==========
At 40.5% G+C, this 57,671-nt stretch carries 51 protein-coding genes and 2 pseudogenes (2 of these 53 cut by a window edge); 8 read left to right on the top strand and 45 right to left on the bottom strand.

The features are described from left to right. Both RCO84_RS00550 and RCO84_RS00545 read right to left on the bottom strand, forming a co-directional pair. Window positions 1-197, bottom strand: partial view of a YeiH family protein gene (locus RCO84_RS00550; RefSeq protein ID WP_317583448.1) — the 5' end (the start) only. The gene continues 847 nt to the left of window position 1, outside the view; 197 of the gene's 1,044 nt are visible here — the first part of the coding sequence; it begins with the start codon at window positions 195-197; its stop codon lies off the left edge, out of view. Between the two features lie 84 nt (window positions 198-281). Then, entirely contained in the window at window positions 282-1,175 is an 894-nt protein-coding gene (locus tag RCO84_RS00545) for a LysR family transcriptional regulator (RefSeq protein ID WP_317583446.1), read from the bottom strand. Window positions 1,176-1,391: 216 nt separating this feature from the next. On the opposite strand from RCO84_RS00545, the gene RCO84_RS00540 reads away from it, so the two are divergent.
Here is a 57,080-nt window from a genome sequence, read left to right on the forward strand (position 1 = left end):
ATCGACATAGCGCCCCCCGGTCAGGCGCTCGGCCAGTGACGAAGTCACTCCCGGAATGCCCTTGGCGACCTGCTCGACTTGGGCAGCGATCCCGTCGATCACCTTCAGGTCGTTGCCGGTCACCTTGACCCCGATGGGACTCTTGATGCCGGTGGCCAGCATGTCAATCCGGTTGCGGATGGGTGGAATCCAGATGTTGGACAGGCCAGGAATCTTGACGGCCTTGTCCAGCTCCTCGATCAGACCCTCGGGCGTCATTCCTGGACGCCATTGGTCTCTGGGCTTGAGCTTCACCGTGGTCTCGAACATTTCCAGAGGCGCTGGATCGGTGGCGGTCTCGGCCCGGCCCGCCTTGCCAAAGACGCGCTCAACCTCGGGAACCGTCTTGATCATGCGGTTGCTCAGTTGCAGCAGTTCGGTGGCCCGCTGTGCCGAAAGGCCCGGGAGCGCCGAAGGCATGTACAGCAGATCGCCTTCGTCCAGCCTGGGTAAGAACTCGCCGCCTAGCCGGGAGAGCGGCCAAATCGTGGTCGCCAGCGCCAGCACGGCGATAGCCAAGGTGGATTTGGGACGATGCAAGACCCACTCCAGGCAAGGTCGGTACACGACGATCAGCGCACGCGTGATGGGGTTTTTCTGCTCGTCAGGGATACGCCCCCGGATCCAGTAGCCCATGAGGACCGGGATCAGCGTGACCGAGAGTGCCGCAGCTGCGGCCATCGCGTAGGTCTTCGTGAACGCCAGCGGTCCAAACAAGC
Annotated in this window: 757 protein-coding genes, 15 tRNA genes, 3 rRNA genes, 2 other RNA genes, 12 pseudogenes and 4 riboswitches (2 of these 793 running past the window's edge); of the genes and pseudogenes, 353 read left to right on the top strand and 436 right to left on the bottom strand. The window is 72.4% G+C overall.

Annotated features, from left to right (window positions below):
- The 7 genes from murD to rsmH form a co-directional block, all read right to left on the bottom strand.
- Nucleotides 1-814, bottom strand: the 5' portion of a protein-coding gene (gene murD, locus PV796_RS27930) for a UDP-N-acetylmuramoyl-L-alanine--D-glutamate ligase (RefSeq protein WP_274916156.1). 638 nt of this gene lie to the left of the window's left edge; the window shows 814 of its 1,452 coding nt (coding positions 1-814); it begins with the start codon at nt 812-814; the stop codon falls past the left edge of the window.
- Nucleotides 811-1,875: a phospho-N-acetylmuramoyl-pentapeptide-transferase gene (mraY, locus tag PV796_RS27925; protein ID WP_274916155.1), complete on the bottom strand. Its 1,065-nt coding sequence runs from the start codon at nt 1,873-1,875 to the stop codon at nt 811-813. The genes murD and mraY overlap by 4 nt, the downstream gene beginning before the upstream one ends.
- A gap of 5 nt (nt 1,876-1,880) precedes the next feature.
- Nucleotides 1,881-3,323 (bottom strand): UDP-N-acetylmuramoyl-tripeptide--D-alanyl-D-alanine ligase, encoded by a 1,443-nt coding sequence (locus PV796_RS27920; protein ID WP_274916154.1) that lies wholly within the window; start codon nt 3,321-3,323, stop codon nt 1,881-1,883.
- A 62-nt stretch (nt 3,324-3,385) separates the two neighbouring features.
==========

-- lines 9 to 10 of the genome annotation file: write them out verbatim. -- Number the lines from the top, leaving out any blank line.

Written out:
- Nucleotides 811-1,875: a phospho-N-acetylmuramoyl-pentapeptide-transferase gene (mraY, locus tag PV796_RS27925; protein ID WP_274916155.1), complete on the bottom strand. Its 1,065-nt coding sequence runs from the start codon at nt 1,873-1,875 to the stop codon at nt 811-813. The genes murD and mraY overlap by 4 nt, the downstream gene beginning before the upstream one ends.
- A gap of 5 nt (nt 1,876-1,880) precedes the next feature.